Sam Gilliam may have fallen into the shadows of the contemporary art world these days, but in the 60s and 70s the African American painter was at the forefront of the Color Field movement, pushing the limits of his medium. He did away with easel stretchers, preferring to drape huge canvases like laundry on a line. Similarly, he freed up the rigid lines of Color Field painting, allowing his colorful abstract shapes to interact more freely. His innovations felt organic, progressive, and open-ended—not unlike the civil rights changes taking place during the era, which other black artists chose to confront in more explicit ways. (The artist David Hammons used chains in his work, for example.) Gilliam’s formalist dialogue with the politics of the times has always resonated with the 35-year old artist Rashid Johnson, whose work often deals directly with issues of black identity. And it was Johnson who curated an exhibition featuring works from Gilliam’s early, fruitful period that opens tonight at David Kordansky Gallery in L.A.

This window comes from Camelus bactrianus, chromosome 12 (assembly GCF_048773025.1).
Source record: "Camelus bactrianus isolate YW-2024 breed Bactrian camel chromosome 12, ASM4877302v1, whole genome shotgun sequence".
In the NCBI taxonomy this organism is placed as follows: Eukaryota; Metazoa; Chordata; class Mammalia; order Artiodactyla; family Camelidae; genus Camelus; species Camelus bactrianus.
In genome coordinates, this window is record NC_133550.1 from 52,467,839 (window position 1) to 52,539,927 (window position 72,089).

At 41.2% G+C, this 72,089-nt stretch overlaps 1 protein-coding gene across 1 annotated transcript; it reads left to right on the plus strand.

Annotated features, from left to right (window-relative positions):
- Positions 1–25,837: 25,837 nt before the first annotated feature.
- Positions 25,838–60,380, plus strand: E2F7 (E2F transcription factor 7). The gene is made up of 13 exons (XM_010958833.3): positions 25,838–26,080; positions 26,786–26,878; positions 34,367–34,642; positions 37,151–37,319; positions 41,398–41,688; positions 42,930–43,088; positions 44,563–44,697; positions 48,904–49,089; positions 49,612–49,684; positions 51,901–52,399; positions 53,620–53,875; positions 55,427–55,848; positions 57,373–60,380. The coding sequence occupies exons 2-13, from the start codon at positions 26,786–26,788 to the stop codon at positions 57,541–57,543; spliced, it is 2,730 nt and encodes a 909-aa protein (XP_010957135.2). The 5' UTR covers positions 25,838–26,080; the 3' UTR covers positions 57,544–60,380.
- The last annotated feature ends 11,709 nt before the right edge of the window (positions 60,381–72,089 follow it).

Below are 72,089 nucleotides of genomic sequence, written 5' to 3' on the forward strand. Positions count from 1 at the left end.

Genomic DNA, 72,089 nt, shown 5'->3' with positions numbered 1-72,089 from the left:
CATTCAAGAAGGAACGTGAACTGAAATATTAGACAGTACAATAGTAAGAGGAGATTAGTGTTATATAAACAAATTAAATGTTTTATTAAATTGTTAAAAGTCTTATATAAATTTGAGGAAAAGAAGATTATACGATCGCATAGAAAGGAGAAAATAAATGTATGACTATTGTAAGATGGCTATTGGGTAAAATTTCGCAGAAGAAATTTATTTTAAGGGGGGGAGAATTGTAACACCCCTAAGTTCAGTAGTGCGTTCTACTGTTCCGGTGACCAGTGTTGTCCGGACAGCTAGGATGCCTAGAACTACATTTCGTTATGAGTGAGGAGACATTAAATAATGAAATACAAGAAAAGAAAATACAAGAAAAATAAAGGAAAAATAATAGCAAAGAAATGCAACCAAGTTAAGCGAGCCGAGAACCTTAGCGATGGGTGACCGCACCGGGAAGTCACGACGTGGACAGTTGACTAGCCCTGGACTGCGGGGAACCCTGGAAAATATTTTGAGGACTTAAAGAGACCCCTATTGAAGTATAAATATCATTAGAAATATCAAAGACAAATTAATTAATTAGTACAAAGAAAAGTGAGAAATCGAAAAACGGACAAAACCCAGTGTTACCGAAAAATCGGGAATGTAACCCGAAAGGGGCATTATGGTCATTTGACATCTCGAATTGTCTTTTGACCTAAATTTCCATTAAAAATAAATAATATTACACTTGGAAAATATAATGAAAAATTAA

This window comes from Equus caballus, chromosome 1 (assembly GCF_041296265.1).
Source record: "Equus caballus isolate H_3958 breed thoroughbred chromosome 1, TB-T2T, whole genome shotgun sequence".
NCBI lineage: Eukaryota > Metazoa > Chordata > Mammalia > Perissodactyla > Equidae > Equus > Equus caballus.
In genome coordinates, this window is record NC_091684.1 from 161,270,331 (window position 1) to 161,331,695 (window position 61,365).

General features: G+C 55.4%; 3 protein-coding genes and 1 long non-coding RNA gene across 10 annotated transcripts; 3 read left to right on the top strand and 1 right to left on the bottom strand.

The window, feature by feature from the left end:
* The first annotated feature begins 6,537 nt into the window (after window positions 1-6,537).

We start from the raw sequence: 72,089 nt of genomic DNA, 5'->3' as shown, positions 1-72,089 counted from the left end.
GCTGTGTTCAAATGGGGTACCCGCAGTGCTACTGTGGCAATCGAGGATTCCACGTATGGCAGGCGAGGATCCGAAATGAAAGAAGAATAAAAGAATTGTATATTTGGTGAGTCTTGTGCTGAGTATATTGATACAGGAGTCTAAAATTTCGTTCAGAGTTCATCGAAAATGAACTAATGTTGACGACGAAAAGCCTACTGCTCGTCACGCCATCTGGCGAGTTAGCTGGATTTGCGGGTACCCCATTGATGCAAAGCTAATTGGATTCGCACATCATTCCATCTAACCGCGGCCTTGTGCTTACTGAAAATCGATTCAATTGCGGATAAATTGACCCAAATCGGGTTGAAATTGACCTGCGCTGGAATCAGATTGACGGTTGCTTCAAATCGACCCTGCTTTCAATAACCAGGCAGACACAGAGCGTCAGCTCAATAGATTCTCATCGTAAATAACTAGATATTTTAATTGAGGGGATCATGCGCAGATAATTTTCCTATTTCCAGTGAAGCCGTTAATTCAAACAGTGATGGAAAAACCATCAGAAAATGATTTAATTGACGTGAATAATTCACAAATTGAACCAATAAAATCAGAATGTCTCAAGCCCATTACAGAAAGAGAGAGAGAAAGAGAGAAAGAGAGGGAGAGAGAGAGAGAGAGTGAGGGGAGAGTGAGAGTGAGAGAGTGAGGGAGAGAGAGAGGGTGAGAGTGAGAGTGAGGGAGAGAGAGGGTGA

Sam Gilliam: Hard-Edge Paintings is on view at David Kordansky, 3143 S. La Cienaga Blvd., Los Angeles, through May 11.
Image: courtesy of the artist and David Kordansky Gallery